“Most investigators have thought that tumor-propagating cells — what are sometimes called cancer stem cells — must be the first colonizing cells that travel from the primary tumor to start the process of local invasion and metastasis, but in this model, this is simply not the case,” says David Langenau, PhD, of the MGH Department of Pathology and Center for Cancer Research, who led the study. “Instead, the colonizing cells lack the ability to divide and instead prime newly infiltrated regions for the eventual recruitment of slow-moving cancer stem cells. It will be important to test how broadly this phenomenon is found in a diversity of animal and human cancers.”

Langenau’s team has long been using zebrafish to study rhabdomyosarcoma (RMS), an aggressive pediatric cancer. In embryonic zebrafish, RMS can develop within 10 days, and since the tiny fish are transparent at that stage, fluorescent markers attached to particular cellular proteins can easily be imaged. The current study used these properties to monitor how specific populations of tumor cells develop and their role in initiating new tumor growth.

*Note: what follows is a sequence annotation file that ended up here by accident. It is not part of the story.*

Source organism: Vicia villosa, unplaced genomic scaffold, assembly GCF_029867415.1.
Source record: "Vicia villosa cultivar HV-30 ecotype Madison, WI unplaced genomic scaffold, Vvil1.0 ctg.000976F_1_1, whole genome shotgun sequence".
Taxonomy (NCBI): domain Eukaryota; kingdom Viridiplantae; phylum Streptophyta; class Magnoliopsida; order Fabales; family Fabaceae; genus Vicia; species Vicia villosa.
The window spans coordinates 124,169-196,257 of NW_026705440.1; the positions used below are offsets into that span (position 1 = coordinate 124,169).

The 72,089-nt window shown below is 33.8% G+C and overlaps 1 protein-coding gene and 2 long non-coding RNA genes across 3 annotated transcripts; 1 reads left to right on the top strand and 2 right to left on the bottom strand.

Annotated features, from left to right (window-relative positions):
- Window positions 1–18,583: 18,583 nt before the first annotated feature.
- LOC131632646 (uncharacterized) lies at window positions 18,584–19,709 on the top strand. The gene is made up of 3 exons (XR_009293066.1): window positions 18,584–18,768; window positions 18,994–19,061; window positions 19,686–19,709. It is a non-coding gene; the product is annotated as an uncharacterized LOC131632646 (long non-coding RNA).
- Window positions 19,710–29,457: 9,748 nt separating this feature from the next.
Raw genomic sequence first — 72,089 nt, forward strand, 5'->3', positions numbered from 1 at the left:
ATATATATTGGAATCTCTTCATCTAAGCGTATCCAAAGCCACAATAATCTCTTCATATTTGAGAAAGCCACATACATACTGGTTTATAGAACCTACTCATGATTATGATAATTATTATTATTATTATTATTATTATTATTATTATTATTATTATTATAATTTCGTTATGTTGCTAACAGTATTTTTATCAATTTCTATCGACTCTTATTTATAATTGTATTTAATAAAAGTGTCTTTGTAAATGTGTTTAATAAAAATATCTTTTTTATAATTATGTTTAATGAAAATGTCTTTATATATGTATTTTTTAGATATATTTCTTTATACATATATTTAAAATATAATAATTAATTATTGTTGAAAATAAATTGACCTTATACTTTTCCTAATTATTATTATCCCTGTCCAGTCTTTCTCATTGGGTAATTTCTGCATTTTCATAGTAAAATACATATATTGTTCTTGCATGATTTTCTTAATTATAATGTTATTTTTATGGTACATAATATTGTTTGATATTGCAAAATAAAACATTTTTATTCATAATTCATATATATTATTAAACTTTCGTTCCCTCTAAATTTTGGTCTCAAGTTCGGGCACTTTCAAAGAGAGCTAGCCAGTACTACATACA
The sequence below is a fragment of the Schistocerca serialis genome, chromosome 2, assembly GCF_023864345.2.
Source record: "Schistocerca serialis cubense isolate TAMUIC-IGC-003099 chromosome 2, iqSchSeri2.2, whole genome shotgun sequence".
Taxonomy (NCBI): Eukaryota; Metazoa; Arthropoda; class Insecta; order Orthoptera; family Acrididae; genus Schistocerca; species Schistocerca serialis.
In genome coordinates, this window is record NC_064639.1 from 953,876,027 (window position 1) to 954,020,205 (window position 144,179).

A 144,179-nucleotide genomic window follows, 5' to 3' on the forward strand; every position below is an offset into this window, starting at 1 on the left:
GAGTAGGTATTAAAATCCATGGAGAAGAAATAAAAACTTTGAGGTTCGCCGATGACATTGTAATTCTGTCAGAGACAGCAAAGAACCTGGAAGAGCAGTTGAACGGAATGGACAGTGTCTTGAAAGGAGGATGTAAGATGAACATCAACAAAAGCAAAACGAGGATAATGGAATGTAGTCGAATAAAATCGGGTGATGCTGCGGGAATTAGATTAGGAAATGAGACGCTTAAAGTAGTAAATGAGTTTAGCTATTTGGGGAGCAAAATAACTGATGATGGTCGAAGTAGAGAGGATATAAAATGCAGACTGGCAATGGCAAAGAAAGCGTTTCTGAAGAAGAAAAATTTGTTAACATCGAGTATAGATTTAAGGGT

Previous research from the MGH team had discovered that RMS cells expressing marker proteins also seen on muscle progenitor cells had significantly more tumor-propagating potential than did other tumor cells. Fluorescently labeling proteins associated with different stages of cellular differentiation revealed distinct populations of RMS cells in the zebrafish model. Cells expressing the progenitor cell marker myf5, were labeled green, and those expressing myogenin, a marker of mature muscle cells, were labeled red.